Important electrolytes in the body, such as sodium, potassium, chloride and bicarbonate are essential for maintaining normal water distribution throughout the body, and are essential for heart, nerve and muscle function. Sweating causes the body to lose electrolytes, primarily sodium and chloride; i.e., salt. It is generally well accepted that the provision of electrolytes along with water is important in rehydration following exercise.There is also some concern that excess water consumption without electrolytes during prolonged exercise can be detrimental to some people by increasing the risk of developing a condition called hyponatremia (low blood sodium). The main ingredients of popular sports drinks are water, electrolytes and simple carbohydrates and they are designed to promote rehydration.
The B vitamins are important facilitators of cell metabolism and energy production. Maintaining adequate intakes of these essential nutrients is important to ward off deficiency and help maintain optimal energy production. B vitamins such as thiamin (B1), riboflavin (B2) and niacin (B3) are critical for operation of metabolic cycles in the body that generate ATP, the body’s energy currency. Other important B vitamins include folate and cobalamin (vitamin B12), which are involved with red blood cell production and cell division, as well as pyridoxine (vitamin B6), which is needed for protein synthesis.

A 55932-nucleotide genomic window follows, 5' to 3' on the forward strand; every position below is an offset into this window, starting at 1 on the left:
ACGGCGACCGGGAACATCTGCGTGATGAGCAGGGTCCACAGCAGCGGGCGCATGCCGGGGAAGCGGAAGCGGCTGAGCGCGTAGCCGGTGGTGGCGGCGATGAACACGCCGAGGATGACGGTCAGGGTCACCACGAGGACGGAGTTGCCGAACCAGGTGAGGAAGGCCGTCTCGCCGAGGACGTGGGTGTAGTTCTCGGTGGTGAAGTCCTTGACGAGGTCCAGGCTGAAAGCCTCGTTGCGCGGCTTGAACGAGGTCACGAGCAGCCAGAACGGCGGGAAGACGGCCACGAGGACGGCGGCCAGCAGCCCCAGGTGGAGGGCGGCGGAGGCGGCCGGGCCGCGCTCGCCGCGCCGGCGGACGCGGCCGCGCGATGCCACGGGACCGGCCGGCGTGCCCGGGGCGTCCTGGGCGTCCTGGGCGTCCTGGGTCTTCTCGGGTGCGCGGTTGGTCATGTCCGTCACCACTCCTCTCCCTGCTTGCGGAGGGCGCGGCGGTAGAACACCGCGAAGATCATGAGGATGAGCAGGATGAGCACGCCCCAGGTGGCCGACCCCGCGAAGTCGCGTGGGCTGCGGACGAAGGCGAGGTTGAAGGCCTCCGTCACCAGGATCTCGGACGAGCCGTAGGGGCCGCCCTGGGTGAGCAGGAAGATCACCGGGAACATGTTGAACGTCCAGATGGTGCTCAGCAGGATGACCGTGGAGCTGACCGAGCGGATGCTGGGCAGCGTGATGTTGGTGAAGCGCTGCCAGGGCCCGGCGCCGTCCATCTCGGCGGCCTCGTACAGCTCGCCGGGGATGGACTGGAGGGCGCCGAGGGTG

L-carnitine is an amino acid that is synthesized from the amino acids lysine and methionine. Because it can be synthesized in the body, L-carnitine is usually not considered to be an essential nutrient and is used with exercise programs to reduce muscle soreness.
D ribose is a five-carbon sugar (pentose) found primarily in ribonucleic acid. It encourages ATP production, maintains energy levels and promotes recovery. Most of the body’s tissues, including the heart, are unable to produce ribose quickly enough to restore energy levels once they have fallen significantly. Intense exercise, muscle ischaemia or localised hypoxia can all overwhelm the renewal mechanisms of cellular energy. As a result, an imbalance occurs between energy supply and demand which leads to muscle stiffness, pain and weakness. D ribose helps maintain optimal levels of cellular energy and reduces the physiological consequences of a deficiency of cellular energy.